Lutsenko said some of the evidence he knows about in the Burisma case may interest U.S. authorities and he’d like to present that information to Attorney General Barr, particularly the vice president’s intervention.

Lutsenko backtracked in May, claiming that prosecutors did not suspect Joe Biden or his son of any wrongdoing.

Early signal

While the revelation that Trump wanted Ukraine to help his 2020 campaign shocked the American society, in Ukraine this idea was floated publicly but largely went unnoticed months before.


In June, Boris Tisenhausen, an advisor-at-large to Zelensky, was publicly discussing the possibility of Zelensky using the Burisma investigation as leverage in talks with Trump.

“Joe Biden’s son and ex-U.S. State Secretary John Kerry’s stepson feature in this case,” he said on air at Radio Free Europe/Radio Liberty on June 4. “According to preliminary primaries, Biden is the Democratic frontrunner, i.e. a competitor for Donald Trump. Having such leverage that may impact Biden’s reputation in Ukraine, Zelensky will be a welcome guest at Donald Trump’s administration.”

Bizarre memo

In May then-lawmaker Sergii Leshchenko also leaked an alleged memo from the Prosecutor General’s Office of Ukraine showing that prosecutors are accusing Joe Biden of receiving “an unlawful benefit” from former Burisma Group.

According to the document, Ukraine’s Prosecutor General’s Office also accuses Zlochevsky of offering Biden and former U.S. Secretary of State John Kerry a share of Burisma Group’s profits. Kerry could not be reached for comment.

Leshchenko said that the memo had been submitted by Lutsenko’s team to Trump’s team and that he had received it from journalists working for a news site affiliated with Trump.

The memo states that, in March 2014, “through the available lobbying channels, M.V. Zlochevsky offered John Kerry and Joe Biden a share in the distribution of profits of the holding company Burisma Group in exchange for lobbying activities and political support.”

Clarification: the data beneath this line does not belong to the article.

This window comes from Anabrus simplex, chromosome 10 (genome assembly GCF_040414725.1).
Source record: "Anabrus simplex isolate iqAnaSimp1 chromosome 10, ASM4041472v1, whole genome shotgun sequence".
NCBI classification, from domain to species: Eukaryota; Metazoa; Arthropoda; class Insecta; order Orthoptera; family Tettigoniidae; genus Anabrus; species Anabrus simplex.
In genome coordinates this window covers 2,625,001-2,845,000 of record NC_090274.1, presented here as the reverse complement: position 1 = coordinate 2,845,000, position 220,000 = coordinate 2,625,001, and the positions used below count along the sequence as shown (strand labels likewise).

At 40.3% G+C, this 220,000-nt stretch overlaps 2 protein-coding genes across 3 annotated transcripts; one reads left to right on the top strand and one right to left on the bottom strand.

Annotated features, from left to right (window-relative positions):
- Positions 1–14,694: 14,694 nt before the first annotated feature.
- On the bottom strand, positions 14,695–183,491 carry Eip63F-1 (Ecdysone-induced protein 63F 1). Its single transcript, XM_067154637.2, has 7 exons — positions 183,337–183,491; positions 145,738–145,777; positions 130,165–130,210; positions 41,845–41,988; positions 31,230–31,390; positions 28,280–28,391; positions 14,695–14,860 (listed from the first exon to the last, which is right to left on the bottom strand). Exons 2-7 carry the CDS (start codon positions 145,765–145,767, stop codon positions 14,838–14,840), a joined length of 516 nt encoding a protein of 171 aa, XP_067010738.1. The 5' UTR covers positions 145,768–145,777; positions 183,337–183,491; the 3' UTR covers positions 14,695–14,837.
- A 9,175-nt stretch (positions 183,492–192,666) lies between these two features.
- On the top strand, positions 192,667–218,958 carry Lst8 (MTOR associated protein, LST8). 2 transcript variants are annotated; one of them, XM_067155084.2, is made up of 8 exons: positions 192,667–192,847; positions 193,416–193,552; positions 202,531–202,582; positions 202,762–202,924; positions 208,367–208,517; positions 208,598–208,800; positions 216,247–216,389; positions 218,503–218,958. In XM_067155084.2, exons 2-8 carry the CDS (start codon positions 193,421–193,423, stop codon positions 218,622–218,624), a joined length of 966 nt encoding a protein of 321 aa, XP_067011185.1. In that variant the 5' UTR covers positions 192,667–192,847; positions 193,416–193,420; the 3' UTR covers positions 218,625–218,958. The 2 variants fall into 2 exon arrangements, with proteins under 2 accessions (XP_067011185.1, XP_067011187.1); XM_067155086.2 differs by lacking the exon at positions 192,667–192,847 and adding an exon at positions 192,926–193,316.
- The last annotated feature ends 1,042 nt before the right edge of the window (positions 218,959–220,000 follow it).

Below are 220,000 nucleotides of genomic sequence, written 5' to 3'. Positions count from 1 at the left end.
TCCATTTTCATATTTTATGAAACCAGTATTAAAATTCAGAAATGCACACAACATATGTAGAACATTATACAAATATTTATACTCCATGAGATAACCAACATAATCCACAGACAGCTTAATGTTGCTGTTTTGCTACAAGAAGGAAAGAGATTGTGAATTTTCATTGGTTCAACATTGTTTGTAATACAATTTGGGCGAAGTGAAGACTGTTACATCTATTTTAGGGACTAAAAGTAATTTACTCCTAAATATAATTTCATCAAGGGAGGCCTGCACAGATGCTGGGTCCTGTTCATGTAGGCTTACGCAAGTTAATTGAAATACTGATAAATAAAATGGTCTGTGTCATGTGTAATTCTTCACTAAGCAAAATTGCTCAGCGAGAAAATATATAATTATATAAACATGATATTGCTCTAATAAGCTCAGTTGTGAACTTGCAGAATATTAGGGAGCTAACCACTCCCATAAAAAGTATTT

The memo claims that, at the suggestion of Kerry, Devon Archer — a friend of the former Secretary of State’s stepson Christopher Heinz — became a member of Burisma’s board of directors.

“Biden established indirect control over the most economically attractive Ukrainian gas and oil producing assets, which led to the receipt of unlawful benefits in especially large amounts by the American state official,” the leaked memo reads. “In this case, he used his influence on the Ukrainian state leadership and on the law enforcement agency under his control – the NABU (the National Anti-Corruption Bureau of Ukraine) – in order to make the above-mentioned bodies commit illegal actions.”

The memo also claims that Biden prevented Ukrainian law enforcement agencies from prosecuting allies of ex-Ukrainian President Viktor Yanukovych, ousted by the EuroMaidan Revolution in 2014, and opposition politicians and businesspeople. The memo did not specify who they were.

It goes on to claim that, “while personally receiving income for lobbying from the operational activities of Burisma Group through Rosemont Seneca Partners, Biden deliberately concealed their location” to avoid paying local and federal taxes.


Leshchenko cast doubt on the veracity of the claims about Biden and Kerry. He said he believed the memo to be part of what he alleged was a disinformation campaign by Lutsenko.

“Lutsenko seeks to use Ukraine as a bargaining chip in the battle between the Democrats and the Republicans in the U.S.,” Leshchenko said in May. “They have created a conspiracy theory that made us hostages to one person’s desire to keep his job. (Lutsenko) should not get Ukraine involved in this terrible scenario and should not take president-elect Volodymyr Zelensky hostage.”